I. The data.
Over the last 30 years, a marked decline has been noted in the abundance of those birds which overwinter in the tropics, while other bird groups (permanent residents, short-distance migrators) have remained essentially constant.
Data which shows these patterns has been organized and presented on the North America Breeding Bird Survey, found through the web link:
The important question to now ask is why?
II. Destruction of wintering grounds.
As the birds which show this effect most are those who spend winter in the tropics, some began to wonder if deforestation in wintering grounds could be related to loss of tropical forest communities.
Points which argue in favor of this is the fact that many our migratory songbirds live over a much smaller area in the winter than summer. It is therefore easier to destroy their winter habitat than their summer.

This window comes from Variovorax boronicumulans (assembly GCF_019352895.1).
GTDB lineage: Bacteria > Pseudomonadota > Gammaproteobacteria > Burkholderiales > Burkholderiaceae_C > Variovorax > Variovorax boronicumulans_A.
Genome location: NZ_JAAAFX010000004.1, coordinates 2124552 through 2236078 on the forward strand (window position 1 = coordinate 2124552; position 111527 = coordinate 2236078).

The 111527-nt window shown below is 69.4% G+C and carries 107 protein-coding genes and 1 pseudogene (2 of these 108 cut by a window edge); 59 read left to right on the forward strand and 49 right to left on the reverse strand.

Over time, the theory that loss of tropical migrant birds was related to tropical deforestation became seen as the only answer.
Of course, nothing is ecology is so easy...................
Loss of nestlings happens in two ways:
1) Nest predation by scavenger birds, domestic cats, etc.
2) Nest parasitism by cowbirds, who push eggs out of nests, and lay their own in it, leaving their egg to be raised by the other bird couple.
Both of these processes are far more frequent when nesting occurs in small, isolated forest stands.
Because of this, many birds may have ceased reproduction in many of the most fragmented parts of the upper Midwest (southern Wisconsin, Illinois).
III. The answer?
Both factors are certainly important. We do not know yet which is the
most important, but it is clear that not all of the responsibility for songbird
loss lies at the feet of tropical nations.
Created 2 September 2011, Last Update 02 September 2011
Not an official UW Green Bay site